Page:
It’s clear and a lot cooler than yesterday, 62F with the wind in the mid-teens. The humidity is back up to 72F and we have clouds moving in later, then rain in the forecast tonight and through the weekend, with a couple of clear days, mid-week, and then more rain for next weekend.
Yesterday was startlingly hot. I suppose mid-80 temps are the norm for summer in most places, but not here! We didn’t leave the apartment until past 2 and I got my shower, then we headed for the shop to scrabble things together for our trek down to Coos Bay. I was dropping off an order, picking up some stuff of ours that had gotten parked with one of the couples down there and getting the pieces of a project, that I’m going to be working on over the next several months.
The sun was bright and in our faces most of the way there, although directly only when the road was very winding and turned us that way. There was a pod of whales blowing offshore that I saw at one point. Everywhere there were signs of the changing season, with leaves blowing across the road, plants having gone to seed and no longer flowering, grasses browning and bending down. The flowering baskets that North Bend has on the main roads are gorgeous, though.
The meeting was at Mossy Rose in North Bend. They have a fascinating shop with all kinds of fancy clothing, scarves, shawls, shells, and all kinds of decor. One lady was making a costume for a teddy bear, another was crocheting small bags of coarse wool. A set of people were having a planning session. I was sewing. There was a spinning wheel going behind me and a fellow doing the stitching on a pair of roman-style hobnail sandals. We got the Mab’s Creations order taken care of just about first, and then Tempus pulled out some of the pickled cabbage to hand around to folks. Some of them loved it and some of them turned up their noses at cabbage of any type. 🙂
When the folks with kids started heading home, we did, too, since we had a long drive and I was worn out from being so hot and sticky. I snoozed off and on for the first part of the trip, but after we stopped for gas in Florence I was awake the rest of the way, although tired. The sky was bright from the 1/2 Moon, making the tree silhouettes plain on the inland hills. There was a lovely moon track on the water. The Big Dipper was level, unlike the way I had seen it in the morning, standing on its tail. We got to see the light from Heceta Head sweeping across the trees.
When we got home we stood outside for a bit, admiring the sky. The Moon was nearly set and Cygnus high overhead flying along the river of the Milky Way. Our anniversary stars, the Pleiades, that are first plain in the evening in late September, were what we were looking at most, though. We smiled at each other, smooched and went in to rest, since it was already pretty late.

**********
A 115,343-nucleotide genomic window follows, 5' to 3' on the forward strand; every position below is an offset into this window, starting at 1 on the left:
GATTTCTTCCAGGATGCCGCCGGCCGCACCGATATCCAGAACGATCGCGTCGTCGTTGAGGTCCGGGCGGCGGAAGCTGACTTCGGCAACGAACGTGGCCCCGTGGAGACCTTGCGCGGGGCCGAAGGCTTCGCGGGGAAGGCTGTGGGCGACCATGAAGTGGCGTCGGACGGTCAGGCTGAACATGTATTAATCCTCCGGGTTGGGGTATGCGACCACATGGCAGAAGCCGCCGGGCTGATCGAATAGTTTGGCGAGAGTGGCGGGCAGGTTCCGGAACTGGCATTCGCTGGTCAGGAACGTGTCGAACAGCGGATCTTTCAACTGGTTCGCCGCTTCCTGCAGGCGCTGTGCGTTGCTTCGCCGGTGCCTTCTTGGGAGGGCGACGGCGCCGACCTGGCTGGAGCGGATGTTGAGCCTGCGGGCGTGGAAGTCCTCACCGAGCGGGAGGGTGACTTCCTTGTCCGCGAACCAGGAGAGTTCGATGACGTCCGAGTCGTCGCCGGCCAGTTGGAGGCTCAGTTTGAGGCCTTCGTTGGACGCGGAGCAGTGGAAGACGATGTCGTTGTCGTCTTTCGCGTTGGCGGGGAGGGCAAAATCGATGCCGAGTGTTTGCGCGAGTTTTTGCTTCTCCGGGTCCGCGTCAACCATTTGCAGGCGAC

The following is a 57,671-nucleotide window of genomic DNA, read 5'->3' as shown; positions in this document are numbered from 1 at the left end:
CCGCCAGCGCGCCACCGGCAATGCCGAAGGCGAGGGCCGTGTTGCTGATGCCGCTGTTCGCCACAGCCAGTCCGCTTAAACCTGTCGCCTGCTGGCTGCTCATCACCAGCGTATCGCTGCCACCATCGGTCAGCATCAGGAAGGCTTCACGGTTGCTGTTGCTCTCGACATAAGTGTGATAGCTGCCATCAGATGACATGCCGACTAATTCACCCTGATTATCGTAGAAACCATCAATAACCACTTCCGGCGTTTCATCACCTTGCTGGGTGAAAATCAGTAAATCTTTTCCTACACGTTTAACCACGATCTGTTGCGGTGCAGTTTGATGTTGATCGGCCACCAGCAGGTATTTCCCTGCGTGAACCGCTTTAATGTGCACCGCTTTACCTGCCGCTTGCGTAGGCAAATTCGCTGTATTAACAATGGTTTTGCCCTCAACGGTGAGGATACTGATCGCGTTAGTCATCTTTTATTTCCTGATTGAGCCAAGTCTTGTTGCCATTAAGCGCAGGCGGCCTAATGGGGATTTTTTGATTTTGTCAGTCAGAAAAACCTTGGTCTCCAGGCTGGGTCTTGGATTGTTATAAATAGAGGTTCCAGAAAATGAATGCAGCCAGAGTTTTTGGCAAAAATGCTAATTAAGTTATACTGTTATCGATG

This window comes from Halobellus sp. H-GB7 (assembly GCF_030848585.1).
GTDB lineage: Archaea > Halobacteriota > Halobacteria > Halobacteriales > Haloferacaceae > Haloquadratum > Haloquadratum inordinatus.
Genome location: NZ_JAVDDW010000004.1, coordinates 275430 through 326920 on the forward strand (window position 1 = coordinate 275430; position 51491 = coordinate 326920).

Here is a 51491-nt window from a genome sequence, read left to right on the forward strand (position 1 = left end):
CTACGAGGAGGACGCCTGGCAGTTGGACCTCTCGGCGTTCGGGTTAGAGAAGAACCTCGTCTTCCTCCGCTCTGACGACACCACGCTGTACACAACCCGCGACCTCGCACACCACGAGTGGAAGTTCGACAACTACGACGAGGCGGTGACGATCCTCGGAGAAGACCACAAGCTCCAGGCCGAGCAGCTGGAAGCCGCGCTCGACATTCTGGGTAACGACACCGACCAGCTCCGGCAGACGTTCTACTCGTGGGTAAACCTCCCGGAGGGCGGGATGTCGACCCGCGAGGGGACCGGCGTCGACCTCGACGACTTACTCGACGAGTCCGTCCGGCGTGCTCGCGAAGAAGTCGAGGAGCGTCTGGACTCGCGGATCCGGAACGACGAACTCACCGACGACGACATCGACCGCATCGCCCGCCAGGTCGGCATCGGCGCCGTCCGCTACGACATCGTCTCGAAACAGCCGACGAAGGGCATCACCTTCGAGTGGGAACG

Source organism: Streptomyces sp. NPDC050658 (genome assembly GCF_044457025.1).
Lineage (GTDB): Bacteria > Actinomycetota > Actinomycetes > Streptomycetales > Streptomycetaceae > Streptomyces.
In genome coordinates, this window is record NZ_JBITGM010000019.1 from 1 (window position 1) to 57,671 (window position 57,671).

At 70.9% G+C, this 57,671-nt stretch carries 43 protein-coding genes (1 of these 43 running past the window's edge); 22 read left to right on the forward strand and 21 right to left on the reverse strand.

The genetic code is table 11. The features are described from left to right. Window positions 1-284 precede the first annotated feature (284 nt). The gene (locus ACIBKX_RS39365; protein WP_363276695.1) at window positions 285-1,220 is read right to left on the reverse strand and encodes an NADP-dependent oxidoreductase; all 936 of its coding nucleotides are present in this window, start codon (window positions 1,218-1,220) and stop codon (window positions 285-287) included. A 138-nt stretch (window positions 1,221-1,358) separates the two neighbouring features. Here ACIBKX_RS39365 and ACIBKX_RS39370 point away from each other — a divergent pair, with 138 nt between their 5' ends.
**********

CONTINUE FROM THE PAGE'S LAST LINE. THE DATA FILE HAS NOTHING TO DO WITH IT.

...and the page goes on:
We got moving a little late this morning. It was 10:50 when Tempus woke me and he had to go grab laundry before we headed out. I have my basket liner back, so that’s going to be one of today’s tasks. We took a couple of minutes to watch a satellite launch from Baikonur… and Tempus’ b-day present just showed up. FedEx just dropped it off. Cool!
I have a mushroom that I took a spore print from to cut up to dry, first thing, herb packaging is next, and I might get to make some dumplings from the semolina flour for supper. Sewing this evening will depend on who’s here. If I’m by myself I have some mending to catch up on, otherwise I’ll be doing handwork.
A photo from 9/27/16 by Ken Gagne of the Carson Ranch in the Yachats River Valley
Today’s plant is the Rhododendron genus, specifically the wild rhodys that we have out here, the Pacific rhododendron, Rhododendron macrophyllum. Rhodys have native forms in much of the world (not South America or Africa) They are one of the showiest of the flowers with hybrids and cultivars all over the place, including the azaleas which fall into this genus, but there are some that you wouldn’t recognize, having almost no flowers at all! The plant is toxic to many animals and honey made from some of plants will make you ill. http://en.wikipedia.org/wiki/Rhododendron Our rhodys out here are lovely during their bloom time, when you see a hit of pink here and there along highways and trails and in the woods and then within days drifts and swathes and whole hillsides are pink! It’s a hardy plant, which grows well in disturbed places, particularly areas that were burned over. It will re-grow from the scorched roots! http://en.wikipedia.org/wiki/Rhododendron_macrophyllum – There aren’t any magickal references to rhododendrons that I’ve found, which doesn’t make any sense, since at least the cultivated ones are all over! Azaleas stand for Temperance in the language of flowers. Yellow rhododendron, native to Siberia, is use for rheumatism, gout and syphilis. My personal uses for them are for glamourie, beauty and outward show, but also for the learning to make these unnecessary by creating inward beauty and serenity. When these flowers are in season I use the fresh ones as a “notice me!” spell.
The Thesmaphoria is an ancient festival in honor of Demeter celebrated in Greece. This festival appears to predate the worship of the Olympian gods. More info here: http://en.wikipedia.org/wiki/Thesmophoria
The shop is open 11-7pm Thursday through Monday, although we’re there a lot later most nights. Need something off hours? Give us a call at 541-563-7154 or Facebook or email at email@example.com If we’re supposed to be closed, but it looks like we’re there, try the door. If it’s open, the shop’s open! In case of bad weather, check here at the blog for updates, on our Facebook as Ancient Light, or call the shop.
Love & Light,
Today’s Astro & Calendar
Waxing Moon Magick – The waxing moon is for constructive magick, such as love, wealth, success, courage, friendship, luck or healthy, protection, divination. Any working that needs extra power, such as help finding a new job or healings for serious conditions, can be done now. Also, love, knowledge, legal undertakings, money and dreams. Phase ends at the Tide Change on 10/5 at 11:40am. Waxing Gibbous Moon – From seven to fourteen days after the new moon. For spells that need concentrated work over a ¼ moon cycle this is the best time for constructive workings. Aim to do the last working on the day of the Full moon, before the turn. Keywords for the Gibbous phase are: analyze, prepare, trust. It is the time in a cycle to process the results of the actions taken during the First Quarter. During this phase you are gathering information. Give up making judgments; it will only lead to worry. Your knowledge is incomplete. Laugh. Analyze and filter. LOOK WITHIN. God/dess aspect: Maiden/Youth, but in the uncommitted phase, the Warriors – Associated God/desses: Dion, Dionysius, Venus, Thor. Phase ends at the Full on 10/3 at 11:40pm.